1997 Congressional Hearings
Special Weapons
Nuclear, Chemical, Biological and Missile



Kent G. Stansberry

Deputy Director

Arms Control Implementation and Compliance

Office of the Under Secretary of Defense for Acquisition and Technology

U.S. Department of Defense

before the

Senate Governmental Affairs Committee

Subcommittee on International Security, Proliferation, and Federal Services

July 22, 1997

Embargoed Until Released by the Subcommittee

Mr. Chairman, Members of the Subcommittee, and Staff:

I wish to thank you for the opportunity to discuss with you the DoD arms control compliance review process. I plan to address the application of that process to the evaluation of missile defense programs and their compliance with the Anti-Ballistic Missile (ABM) Treaty. I plan to focus particular attention on the DoD theater missile defense (TMD) programs. I understand that ABM Treaty compliance for these programs is a specific interest of the subcommittee.

The Department of Defense decides treaty compliance questions through an established compliance review process. This process was created in connection with the SALT I agreements, which included the ABM Treaty, in 1972. (This process is defined in DOD Directive 2060.1) Under this process, the Military Services and Defense Agencies must seek compliance approval before taking any action that would reasonably raise a compliance issue. The Under Secretary of Defense (Acquisition and Technology) has been authorized by the Secretary to ensure compliance for the Department of Defense and to provide compliance guidance to the Services and Agencies in coordination with the DoD General Counsel, the Under Secretary of Defense (Policy), and the Chairman of the Joint Chiefs of Staff. In practice, most of the detailed work supporting the compliance review process is carried out by the DoD Compliance Review Group, which is made up of representatives from the organizations just mentioned. I chair that Compliance Review Group for the ABM Treaty.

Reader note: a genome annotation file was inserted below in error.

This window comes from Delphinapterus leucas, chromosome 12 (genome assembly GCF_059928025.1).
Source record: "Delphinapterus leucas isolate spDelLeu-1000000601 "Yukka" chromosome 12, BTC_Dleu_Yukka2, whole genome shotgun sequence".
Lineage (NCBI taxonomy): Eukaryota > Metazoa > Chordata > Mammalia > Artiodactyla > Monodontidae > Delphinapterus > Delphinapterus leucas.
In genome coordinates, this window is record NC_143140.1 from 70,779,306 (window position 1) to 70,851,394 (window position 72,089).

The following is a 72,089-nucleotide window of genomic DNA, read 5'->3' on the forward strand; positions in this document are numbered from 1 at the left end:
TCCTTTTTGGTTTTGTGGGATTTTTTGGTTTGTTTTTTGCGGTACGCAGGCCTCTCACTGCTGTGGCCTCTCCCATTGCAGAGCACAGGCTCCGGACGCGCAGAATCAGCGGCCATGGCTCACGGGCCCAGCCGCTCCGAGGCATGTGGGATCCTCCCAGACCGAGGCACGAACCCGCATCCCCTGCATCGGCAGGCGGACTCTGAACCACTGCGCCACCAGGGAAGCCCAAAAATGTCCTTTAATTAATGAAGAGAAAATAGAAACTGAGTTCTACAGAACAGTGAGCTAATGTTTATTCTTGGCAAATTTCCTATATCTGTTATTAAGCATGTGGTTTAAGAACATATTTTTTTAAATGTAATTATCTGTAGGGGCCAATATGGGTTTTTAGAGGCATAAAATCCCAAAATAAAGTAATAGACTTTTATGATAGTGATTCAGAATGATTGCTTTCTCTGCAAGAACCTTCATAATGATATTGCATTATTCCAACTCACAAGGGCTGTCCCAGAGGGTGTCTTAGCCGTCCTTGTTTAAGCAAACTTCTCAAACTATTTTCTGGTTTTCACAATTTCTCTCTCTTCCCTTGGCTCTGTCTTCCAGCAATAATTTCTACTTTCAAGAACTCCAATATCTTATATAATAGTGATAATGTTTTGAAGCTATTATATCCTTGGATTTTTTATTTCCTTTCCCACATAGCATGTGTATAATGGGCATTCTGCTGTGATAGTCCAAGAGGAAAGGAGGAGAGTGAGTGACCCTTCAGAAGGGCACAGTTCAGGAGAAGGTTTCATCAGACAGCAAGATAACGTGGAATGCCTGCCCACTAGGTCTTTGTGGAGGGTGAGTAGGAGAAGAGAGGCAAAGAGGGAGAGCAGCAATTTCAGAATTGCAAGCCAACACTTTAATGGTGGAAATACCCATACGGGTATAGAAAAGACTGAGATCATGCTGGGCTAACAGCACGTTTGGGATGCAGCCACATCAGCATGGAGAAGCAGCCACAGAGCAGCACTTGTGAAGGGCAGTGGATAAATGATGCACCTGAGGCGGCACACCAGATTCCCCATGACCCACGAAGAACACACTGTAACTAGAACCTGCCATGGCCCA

The advent of the Strategic Defense Initiative in 1984 led to increased activity in the DoD compliance review process for the ABM Treaty. Prior to that time, our ballistic missile defense program consisted primarily of studies and technology development. Since then, however, the arms control compliance review process has approved more than 100 individual tests or complete programs as consistent with the ABM Treaty. In summary, we have been successful in assuring that programs achieve their objectives while remaining in compliance with the ABM Treaty.

General Approach to Compliance Review

We have found through long experience in evaluating compliance questions that we need specific and detailed information in order to make compliance decisions. This is so because these decisions generally depend on the detailed nature of both the activity to be undertaken and the performance of the particular devices involved. Said differently, we have not found it useful or appropriate to try to address treaty compliance questions in the abstract, but rather we address them in the context of information about specific and detailed plans. This consideration is important as we deal with compliance questions for our TMD programs.